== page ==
Electronics

Home ACs don’t pose coronavirus threat, but central air conditioning could raise risks

As summers approach and the coronavirus pandemic worsens, ThePrint looks at whether it’s safe to turn on home air conditioners.

As Indians get locked inside their homes for the next three weeks with summers driving up temperatures, an unlikely question has come up amid the pandemic — do air conditioners increase the risk of bringing coronavirus inside homes?

According to experts, home AC units do not pose any additional risk of Covid-19 infection, especially at a time when people are isolated inside their homes with no outside contact.

However, coronavirus can spread within spaces that are centrally air conditioned — such as shopping malls and some modern apartments, especially if an infected person is inside such spaces.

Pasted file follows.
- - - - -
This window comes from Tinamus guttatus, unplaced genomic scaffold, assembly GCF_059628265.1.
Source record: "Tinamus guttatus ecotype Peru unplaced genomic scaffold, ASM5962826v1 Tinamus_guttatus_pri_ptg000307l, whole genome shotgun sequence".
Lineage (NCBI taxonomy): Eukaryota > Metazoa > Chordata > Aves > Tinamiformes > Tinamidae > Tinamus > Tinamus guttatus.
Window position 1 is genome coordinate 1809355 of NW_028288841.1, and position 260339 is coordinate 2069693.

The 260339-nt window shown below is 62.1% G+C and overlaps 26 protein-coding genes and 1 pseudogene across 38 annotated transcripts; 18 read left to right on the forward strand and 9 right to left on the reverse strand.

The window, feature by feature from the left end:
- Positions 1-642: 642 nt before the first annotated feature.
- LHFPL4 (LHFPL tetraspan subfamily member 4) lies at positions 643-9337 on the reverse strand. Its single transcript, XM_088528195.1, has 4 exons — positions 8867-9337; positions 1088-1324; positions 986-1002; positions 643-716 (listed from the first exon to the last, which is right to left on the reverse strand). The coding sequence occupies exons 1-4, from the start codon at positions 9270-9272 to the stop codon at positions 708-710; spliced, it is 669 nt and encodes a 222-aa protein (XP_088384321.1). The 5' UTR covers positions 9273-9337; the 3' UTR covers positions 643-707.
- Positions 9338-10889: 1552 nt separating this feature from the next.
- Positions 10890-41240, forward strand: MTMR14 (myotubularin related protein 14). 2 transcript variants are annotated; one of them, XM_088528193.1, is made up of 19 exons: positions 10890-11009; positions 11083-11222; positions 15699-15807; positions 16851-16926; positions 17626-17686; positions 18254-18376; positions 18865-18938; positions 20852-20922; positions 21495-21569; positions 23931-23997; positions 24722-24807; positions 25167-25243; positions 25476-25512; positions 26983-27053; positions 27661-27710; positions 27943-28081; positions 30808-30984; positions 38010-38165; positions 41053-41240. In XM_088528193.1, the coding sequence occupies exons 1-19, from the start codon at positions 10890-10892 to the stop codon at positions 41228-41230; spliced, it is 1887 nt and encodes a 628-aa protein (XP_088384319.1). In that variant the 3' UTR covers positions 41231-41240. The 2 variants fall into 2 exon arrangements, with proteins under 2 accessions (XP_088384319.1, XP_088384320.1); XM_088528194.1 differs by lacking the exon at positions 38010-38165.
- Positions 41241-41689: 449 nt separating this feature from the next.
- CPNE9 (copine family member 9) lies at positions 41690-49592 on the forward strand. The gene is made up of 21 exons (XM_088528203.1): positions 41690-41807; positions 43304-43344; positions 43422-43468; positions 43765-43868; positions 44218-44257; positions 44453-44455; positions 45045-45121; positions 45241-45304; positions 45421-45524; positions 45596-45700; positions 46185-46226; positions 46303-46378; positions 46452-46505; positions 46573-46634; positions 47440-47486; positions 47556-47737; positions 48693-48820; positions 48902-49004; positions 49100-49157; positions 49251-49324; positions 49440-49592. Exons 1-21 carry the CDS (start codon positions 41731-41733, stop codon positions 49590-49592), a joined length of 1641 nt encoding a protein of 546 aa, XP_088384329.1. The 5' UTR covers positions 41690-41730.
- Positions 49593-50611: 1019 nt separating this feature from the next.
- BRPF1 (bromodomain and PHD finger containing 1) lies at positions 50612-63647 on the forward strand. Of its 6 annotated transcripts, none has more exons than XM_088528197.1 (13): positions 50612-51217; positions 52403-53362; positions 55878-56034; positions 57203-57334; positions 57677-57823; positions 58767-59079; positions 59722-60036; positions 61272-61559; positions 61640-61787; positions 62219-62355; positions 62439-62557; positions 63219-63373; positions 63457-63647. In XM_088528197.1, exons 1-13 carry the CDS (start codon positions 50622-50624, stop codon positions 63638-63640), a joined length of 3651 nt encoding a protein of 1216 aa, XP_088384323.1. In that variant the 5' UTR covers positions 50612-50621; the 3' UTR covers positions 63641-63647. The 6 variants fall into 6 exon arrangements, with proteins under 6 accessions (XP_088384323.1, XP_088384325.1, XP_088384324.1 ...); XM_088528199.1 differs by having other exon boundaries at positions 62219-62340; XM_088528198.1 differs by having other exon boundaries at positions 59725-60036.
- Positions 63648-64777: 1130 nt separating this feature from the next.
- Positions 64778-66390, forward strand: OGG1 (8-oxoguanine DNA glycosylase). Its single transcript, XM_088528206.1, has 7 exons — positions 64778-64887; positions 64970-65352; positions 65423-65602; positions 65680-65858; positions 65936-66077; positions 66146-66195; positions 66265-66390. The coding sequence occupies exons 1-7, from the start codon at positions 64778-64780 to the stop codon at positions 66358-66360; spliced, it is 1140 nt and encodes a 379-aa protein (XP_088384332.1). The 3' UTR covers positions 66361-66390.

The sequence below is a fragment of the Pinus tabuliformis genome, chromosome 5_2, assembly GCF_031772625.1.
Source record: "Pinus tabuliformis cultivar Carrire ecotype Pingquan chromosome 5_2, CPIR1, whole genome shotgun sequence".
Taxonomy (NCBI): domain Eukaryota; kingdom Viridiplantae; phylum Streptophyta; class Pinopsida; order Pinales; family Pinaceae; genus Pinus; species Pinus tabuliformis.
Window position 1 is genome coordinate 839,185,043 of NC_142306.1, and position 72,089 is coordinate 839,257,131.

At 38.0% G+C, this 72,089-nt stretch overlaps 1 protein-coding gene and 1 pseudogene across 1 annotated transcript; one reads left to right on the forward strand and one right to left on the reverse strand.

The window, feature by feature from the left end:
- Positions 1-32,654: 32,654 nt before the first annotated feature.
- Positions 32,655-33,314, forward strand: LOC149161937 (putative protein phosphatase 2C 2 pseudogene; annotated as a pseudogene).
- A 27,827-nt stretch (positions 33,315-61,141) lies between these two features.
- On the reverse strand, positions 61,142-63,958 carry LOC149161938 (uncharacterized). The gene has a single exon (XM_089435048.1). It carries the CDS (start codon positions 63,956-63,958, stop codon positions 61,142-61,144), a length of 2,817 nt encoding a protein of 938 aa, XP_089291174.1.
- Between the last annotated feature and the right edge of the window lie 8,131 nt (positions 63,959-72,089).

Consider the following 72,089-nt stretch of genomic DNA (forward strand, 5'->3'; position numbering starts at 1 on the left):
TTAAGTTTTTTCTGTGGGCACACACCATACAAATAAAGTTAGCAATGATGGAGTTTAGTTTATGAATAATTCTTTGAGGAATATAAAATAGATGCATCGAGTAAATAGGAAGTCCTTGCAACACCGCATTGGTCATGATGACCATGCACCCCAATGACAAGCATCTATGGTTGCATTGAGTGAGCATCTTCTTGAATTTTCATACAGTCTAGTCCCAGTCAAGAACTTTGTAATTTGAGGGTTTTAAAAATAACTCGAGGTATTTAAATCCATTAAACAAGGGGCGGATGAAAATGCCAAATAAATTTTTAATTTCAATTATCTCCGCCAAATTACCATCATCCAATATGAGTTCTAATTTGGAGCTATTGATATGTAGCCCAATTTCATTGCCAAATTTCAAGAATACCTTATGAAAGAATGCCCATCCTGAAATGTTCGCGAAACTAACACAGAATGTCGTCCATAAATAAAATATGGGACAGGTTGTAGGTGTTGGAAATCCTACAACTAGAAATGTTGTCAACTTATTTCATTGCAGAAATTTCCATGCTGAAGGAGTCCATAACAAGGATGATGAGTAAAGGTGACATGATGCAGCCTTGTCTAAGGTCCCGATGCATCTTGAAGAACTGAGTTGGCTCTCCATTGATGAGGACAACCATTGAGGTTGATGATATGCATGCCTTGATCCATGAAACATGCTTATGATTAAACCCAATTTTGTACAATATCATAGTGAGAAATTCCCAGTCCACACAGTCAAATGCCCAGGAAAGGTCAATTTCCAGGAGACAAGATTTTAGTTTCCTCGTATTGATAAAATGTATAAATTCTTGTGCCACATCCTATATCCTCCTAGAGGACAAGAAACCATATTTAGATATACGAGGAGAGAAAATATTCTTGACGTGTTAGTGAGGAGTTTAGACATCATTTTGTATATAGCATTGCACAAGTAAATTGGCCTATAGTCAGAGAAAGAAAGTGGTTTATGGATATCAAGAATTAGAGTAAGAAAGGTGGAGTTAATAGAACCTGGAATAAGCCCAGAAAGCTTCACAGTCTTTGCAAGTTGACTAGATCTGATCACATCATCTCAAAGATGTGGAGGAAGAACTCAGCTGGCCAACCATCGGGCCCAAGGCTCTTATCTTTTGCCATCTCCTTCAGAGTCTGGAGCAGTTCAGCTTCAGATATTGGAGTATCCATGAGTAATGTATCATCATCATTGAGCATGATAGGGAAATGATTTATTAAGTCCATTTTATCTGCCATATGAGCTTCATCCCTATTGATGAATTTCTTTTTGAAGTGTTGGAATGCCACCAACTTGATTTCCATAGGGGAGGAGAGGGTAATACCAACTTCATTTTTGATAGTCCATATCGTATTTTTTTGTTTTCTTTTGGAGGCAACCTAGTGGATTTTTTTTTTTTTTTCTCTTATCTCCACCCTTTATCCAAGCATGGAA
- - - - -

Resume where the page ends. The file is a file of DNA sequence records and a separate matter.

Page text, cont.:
“This virus is not airborne in the same way as viruses that cause common cold and flu. It is just that if a person sneezes, a thick spray gets created — that is when a virus is in the air. But it does not float around in the air — it settles on surfaces and can stay there for a very long time,” explained Sambuddha Chaudhuri, an epidemiologist at the Indian Institute of Technology, Bombay.

“Since it does not stay suspended in the air for a very long time, air conditioners should not be a threat especially if it is in your own house where no one is infected,” he told ThePrint.

“Having said that, in places like centrally air-conditioned shopping centres etc, where there are usually a lot of people, the virus can get recycled in the air for a short span of time,” he warned.

In the wake of the pandemic, the Narendra Modi government has ordered people to stay away from crowded spaces as they can come in contact with someone infected.

If people visit a centrally air conditioned mall during a pandemic, the risk of getting exposed to the coronavirus directly from an infected person is far greater than getting it from the recycled AC air, Chaudhuri said.

Source# https://theprint.in/health/home-acs-dont-pose-coronavirus-threat-but-central-air-conditioning-could-raise-risks/387846/